Backup a volume of your Amazon Instance

I have an amazon instance with 2 volumes. The first volume is the OS and the second volume is our database (postgres) and our files. So we decided to do daily backups of the second volume by taking a snapshot every night. I realize that there is some literature out there regarding the atomicity of the snapshot and whether you should freeze the file system while backing up etc. ect. I choose to ignore all that (or rather postpone for later) and do just plain vanilla snapshots on a daily basis.

Having learned that nothing is as simple as it seems, and since there were client sites on the my instance, I decided to create a new AMI and do my experiments on that - which proved to be a wonderful idea.

Creating programatically a snapshot is dead simple. You just run the following:

ec2-create-snapshot vol-123456 -d "my brand new snapshot"

...I wish!

My AMI did not have the ec2-api-tools installed which meant that none of the amazon commands meant anything to it. To cut a long story short, and save you some time there are a few steps you need to do before installing the tools:

Enable multiverse! Got to /etc/apt/sources.list and change the word universe to multiverse. You should end up with something like:

deb http://us-east-1.ec2.archive.ubuntu.com/ubuntu/ lucid main multiverse
deb-src http://us-east-1.ec2.archive.ubuntu.com/ubuntu/ lucid main multiverse
deb http://us-east-1.ec2.archive.ubuntu.com/ubuntu/ lucid-updates main multiverse
deb-src http://us-east-1.ec2.archive.ubuntu.com/ubuntu/ lucid-updates main multiverse
deb http://security.ubuntu.com/ubuntu lucid-security main multiverse
deb-src http://security.ubuntu.com/ubuntu lucid-security main multiverse

Now run:

sudo apt-get update
sudo apt-get install ec2-api-tools

Catch for t1.micro instances! I did all of the above but my instance just froze as I run one of the above commands. Apparently there is a bug on ubuntu. The only way around is to run a m1.small instance rather than a t1.micro. This is a pain but if you can afford a tiny amount of down time then you are fine. So shut down the instance and upgrade:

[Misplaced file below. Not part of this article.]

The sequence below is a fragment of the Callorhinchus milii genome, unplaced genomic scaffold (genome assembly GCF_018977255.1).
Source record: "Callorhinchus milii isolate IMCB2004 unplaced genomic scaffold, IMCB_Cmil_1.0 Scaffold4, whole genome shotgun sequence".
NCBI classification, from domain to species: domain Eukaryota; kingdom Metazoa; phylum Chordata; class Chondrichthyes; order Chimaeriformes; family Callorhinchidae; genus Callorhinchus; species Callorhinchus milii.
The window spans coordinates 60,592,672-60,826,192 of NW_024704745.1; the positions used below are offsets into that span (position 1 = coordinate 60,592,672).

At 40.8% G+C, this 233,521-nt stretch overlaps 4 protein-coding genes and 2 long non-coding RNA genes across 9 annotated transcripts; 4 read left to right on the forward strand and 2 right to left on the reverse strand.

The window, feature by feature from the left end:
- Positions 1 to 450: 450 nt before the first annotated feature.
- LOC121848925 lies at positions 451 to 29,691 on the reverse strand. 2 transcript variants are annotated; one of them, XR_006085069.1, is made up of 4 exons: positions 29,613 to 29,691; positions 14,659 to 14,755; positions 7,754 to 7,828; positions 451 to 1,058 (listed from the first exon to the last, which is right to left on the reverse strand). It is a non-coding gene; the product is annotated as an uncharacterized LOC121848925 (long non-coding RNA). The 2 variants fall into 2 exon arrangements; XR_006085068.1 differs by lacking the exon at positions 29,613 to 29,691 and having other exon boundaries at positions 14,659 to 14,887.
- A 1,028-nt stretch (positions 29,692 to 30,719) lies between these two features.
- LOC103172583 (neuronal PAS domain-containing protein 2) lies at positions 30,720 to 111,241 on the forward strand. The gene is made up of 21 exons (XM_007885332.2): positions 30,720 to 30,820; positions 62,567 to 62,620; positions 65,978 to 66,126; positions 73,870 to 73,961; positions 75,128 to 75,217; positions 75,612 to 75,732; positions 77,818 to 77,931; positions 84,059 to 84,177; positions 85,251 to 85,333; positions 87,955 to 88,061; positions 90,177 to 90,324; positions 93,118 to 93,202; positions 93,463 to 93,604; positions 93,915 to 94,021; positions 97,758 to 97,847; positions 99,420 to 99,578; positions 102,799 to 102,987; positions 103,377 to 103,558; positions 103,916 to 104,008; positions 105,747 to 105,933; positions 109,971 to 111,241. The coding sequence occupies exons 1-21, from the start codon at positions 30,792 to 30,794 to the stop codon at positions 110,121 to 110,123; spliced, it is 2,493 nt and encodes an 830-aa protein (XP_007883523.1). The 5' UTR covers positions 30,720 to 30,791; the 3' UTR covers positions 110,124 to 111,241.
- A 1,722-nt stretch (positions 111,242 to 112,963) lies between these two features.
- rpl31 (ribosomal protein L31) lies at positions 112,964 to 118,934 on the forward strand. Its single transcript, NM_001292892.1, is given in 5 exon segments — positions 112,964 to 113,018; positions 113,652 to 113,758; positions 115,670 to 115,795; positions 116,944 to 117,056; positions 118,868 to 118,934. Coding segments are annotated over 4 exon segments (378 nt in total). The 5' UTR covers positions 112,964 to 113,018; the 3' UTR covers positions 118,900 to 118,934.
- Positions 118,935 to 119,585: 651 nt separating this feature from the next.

ec2-modify-instance-attribute --instance-type m1.small i-123456mmm

Start your beefed up server and run again the update and ec2-api-tools install commands, and then shut it down and reverse the beefing up!

ec2-modify-instance-attribute --instance-type t1.micro i-123456mmm

You should be there now! Here is the juicy part: Create a ruby executable which will perform the backup. The file can look something like that: (make sure that you do a chmod 755 my-backup-script.rb in order to be able to execute it)

# daily-backup.rb
instance = "i-123456mmm"
dbvolume =  "vol-123456"
resp = `ec2-create-snapshot -K /home/ubuntu/.ec2/pk-YOUR_PEM_FILE.pem -C /home/ubuntu/.ec2/cert-YOUR_CERT_FILE.pem '#{dbvolume}' -d "development daily db backup $(date)"`
`logger '#{resp}'`
`logger Snapshot Return Status '#{$?.to_i}'`

You should open the crontab file (crontab -e) and make an entry for running the script.

1 1 * * * /path/to/scripts/daily-backup.rb

Go to bed and tomorrow morning your server will have baked a beautiful little snapshot of your volume!

P.S. You must make sure that you have copied your certificate and private key on your instance. You should also set some environment variables. Very briefly:

In your .profile or /etc/profile.d/mycustomesettings.h add:

export EC2_HOME=~/.ec2
export EC2_PRIVATE_KEY=`ls $EC2_HOME/pk-*.pem`
export EC2_CERT=`ls $EC2_HOME/cert-*.pem`

I prefer to keep the certificates in the ~/.ec2 directory. Notice that although I have set the environment variables in my profile, I still provide in my ruby script the full path for the key and certificate. This is because when the cron job runs the environment variables are not available.

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